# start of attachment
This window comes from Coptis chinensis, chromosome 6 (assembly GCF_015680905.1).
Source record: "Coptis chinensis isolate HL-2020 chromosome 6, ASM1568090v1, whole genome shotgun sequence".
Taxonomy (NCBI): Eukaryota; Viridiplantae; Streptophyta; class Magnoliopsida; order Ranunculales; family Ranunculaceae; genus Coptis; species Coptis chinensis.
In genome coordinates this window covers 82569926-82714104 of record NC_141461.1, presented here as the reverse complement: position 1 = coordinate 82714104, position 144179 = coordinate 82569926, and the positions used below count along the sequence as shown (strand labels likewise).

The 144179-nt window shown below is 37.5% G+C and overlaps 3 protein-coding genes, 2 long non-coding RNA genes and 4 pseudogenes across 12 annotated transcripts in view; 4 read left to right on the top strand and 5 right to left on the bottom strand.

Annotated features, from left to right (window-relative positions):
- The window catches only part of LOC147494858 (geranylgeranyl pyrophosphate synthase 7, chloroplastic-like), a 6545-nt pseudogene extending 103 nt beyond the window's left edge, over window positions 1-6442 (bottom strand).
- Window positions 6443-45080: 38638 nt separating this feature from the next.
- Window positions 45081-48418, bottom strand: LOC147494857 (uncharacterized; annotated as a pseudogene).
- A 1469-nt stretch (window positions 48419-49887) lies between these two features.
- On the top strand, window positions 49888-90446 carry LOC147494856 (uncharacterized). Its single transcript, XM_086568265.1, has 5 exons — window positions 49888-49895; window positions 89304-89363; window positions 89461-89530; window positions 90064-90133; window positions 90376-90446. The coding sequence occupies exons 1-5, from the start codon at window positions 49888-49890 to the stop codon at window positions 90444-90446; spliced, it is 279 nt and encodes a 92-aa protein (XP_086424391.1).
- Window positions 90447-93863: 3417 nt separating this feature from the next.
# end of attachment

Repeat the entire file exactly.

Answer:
This window comes from Coptis chinensis, chromosome 6 (assembly GCF_015680905.1).
Source record: "Coptis chinensis isolate HL-2020 chromosome 6, ASM1568090v1, whole genome shotgun sequence".
Taxonomy (NCBI): Eukaryota; Viridiplantae; Streptophyta; class Magnoliopsida; order Ranunculales; family Ranunculaceae; genus Coptis; species Coptis chinensis.
In genome coordinates this window covers 82569926-82714104 of record NC_141461.1, presented here as the reverse complement: position 1 = coordinate 82714104, position 144179 = coordinate 82569926, and the positions used below count along the sequence as shown (strand labels likewise).

The 144179-nt window shown below is 37.5% G+C and overlaps 3 protein-coding genes, 2 long non-coding RNA genes and 4 pseudogenes across 12 annotated transcripts in view; 4 read left to right on the top strand and 5 right to left on the bottom strand.

Annotated features, from left to right (window-relative positions):
- The window catches only part of LOC147494858 (geranylgeranyl pyrophosphate synthase 7, chloroplastic-like), a 6545-nt pseudogene extending 103 nt beyond the window's left edge, over window positions 1-6442 (bottom strand).
- Window positions 6443-45080: 38638 nt separating this feature from the next.
- Window positions 45081-48418, bottom strand: LOC147494857 (uncharacterized; annotated as a pseudogene).
- A 1469-nt stretch (window positions 48419-49887) lies between these two features.
- On the top strand, window positions 49888-90446 carry LOC147494856 (uncharacterized). Its single transcript, XM_086568265.1, has 5 exons — window positions 49888-49895; window positions 89304-89363; window positions 89461-89530; window positions 90064-90133; window positions 90376-90446. The coding sequence occupies exons 1-5, from the start codon at window positions 49888-49890 to the stop codon at window positions 90444-90446; spliced, it is 279 nt and encodes a 92-aa protein (XP_086424391.1).
- Window positions 90447-93863: 3417 nt separating this feature from the next.